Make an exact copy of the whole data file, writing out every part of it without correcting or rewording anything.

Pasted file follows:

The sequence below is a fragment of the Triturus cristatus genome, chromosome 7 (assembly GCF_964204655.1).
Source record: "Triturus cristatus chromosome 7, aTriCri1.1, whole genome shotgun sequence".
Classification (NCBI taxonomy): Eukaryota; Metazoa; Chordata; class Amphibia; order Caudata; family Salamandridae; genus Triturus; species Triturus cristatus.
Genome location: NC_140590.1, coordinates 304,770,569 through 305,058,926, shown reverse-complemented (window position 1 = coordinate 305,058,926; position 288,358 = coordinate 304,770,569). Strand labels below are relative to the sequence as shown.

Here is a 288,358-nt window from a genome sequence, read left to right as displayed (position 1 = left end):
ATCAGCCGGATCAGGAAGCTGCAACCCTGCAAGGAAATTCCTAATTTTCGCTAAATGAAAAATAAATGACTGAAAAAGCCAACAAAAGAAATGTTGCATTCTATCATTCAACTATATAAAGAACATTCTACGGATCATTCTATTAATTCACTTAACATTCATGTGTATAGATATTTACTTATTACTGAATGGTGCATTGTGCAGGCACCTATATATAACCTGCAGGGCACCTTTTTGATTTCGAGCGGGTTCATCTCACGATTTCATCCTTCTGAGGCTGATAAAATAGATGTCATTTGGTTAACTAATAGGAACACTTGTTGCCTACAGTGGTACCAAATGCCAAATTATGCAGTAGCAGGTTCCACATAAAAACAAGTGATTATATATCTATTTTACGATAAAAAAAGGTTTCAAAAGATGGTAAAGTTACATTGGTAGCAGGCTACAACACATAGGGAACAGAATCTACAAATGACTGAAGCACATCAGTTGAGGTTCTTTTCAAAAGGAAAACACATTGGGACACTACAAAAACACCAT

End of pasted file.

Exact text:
The sequence below is a fragment of the Triturus cristatus genome, chromosome 7 (assembly GCF_964204655.1).
Source record: "Triturus cristatus chromosome 7, aTriCri1.1, whole genome shotgun sequence".
Classification (NCBI taxonomy): Eukaryota; Metazoa; Chordata; class Amphibia; order Caudata; family Salamandridae; genus Triturus; species Triturus cristatus.
Genome location: NC_140590.1, coordinates 304,770,569 through 305,058,926, shown reverse-complemented (window position 1 = coordinate 305,058,926; position 288,358 = coordinate 304,770,569). Strand labels below are relative to the sequence as shown.

Here is a 288,358-nt window from a genome sequence, read left to right as displayed (position 1 = left end):
ATCAGCCGGATCAGGAAGCTGCAACCCTGCAAGGAAATTCCTAATTTTCGCTAAATGAAAAATAAATGACTGAAAAAGCCAACAAAAGAAATGTTGCATTCTATCATTCAACTATATAAAGAACATTCTACGGATCATTCTATTAATTCACTTAACATTCATGTGTATAGATATTTACTTATTACTGAATGGTGCATTGTGCAGGCACCTATATATAACCTGCAGGGCACCTTTTTGATTTCGAGCGGGTTCATCTCACGATTTCATCCTTCTGAGGCTGATAAAATAGATGTCATTTGGTTAACTAATAGGAACACTTGTTGCCTACAGTGGTACCAAATGCCAAATTATGCAGTAGCAGGTTCCACATAAAAACAAGTGATTATATATCTATTTTACGATAAAAAAAGGTTTCAAAAGATGGTAAAGTTACATTGGTAGCAGGCTACAACACATAGGGAACAGAATCTACAAATGACTGAAGCACATCAGTTGAGGTTCTTTTCAAAAGGAAAACACATTGGGACACTACAAAAACACCAT